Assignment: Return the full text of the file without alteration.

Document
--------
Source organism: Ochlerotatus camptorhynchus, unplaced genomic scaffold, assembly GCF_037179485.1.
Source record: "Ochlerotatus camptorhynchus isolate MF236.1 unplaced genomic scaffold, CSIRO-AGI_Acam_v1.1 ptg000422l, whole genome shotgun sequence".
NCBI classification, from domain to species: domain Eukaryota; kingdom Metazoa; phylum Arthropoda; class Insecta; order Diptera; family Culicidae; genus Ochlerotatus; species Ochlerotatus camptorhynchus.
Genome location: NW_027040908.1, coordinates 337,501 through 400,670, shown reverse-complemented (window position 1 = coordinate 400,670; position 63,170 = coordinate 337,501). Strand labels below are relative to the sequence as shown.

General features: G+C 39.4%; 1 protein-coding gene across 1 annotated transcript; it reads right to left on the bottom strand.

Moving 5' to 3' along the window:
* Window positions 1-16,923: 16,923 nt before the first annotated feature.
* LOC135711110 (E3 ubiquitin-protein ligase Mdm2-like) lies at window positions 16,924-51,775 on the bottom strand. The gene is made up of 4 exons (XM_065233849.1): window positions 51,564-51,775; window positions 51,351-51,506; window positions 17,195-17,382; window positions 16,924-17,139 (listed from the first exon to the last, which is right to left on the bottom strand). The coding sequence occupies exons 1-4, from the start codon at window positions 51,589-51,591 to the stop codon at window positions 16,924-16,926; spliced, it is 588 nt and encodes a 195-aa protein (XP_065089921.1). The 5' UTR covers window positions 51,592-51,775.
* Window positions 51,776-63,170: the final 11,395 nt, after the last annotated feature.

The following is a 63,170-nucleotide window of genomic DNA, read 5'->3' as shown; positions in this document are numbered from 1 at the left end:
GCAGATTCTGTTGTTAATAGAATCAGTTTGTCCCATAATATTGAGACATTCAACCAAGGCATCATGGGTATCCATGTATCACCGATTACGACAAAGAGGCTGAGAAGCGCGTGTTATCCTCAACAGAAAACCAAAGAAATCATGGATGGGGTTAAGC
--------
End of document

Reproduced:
Source organism: Ochlerotatus camptorhynchus, unplaced genomic scaffold, assembly GCF_037179485.1.
Source record: "Ochlerotatus camptorhynchus isolate MF236.1 unplaced genomic scaffold, CSIRO-AGI_Acam_v1.1 ptg000422l, whole genome shotgun sequence".
NCBI classification, from domain to species: domain Eukaryota; kingdom Metazoa; phylum Arthropoda; class Insecta; order Diptera; family Culicidae; genus Ochlerotatus; species Ochlerotatus camptorhynchus.
Genome location: NW_027040908.1, coordinates 337,501 through 400,670, shown reverse-complemented (window position 1 = coordinate 400,670; position 63,170 = coordinate 337,501). Strand labels below are relative to the sequence as shown.

General features: G+C 39.4%; 1 protein-coding gene across 1 annotated transcript; it reads right to left on the bottom strand.

Moving 5' to 3' along the window:
* Window positions 1-16,923: 16,923 nt before the first annotated feature.
* LOC135711110 (E3 ubiquitin-protein ligase Mdm2-like) lies at window positions 16,924-51,775 on the bottom strand. The gene is made up of 4 exons (XM_065233849.1): window positions 51,564-51,775; window positions 51,351-51,506; window positions 17,195-17,382; window positions 16,924-17,139 (listed from the first exon to the last, which is right to left on the bottom strand). The coding sequence occupies exons 1-4, from the start codon at window positions 51,589-51,591 to the stop codon at window positions 16,924-16,926; spliced, it is 588 nt and encodes a 195-aa protein (XP_065089921.1). The 5' UTR covers window positions 51,592-51,775.
* Window positions 51,776-63,170: the final 11,395 nt, after the last annotated feature.

The following is a 63,170-nucleotide window of genomic DNA, read 5'->3' as shown; positions in this document are numbered from 1 at the left end:
GCAGATTCTGTTGTTAATAGAATCAGTTTGTCCCATAATATTGAGACATTCAACCAAGGCATCATGGGTATCCATGTATCACCGATTACGACAAAGAGGCTGAGAAGCGCGTGTTATCCTCAACAGAAAACCAAAGAAATCATGGATGGGGTTAAGC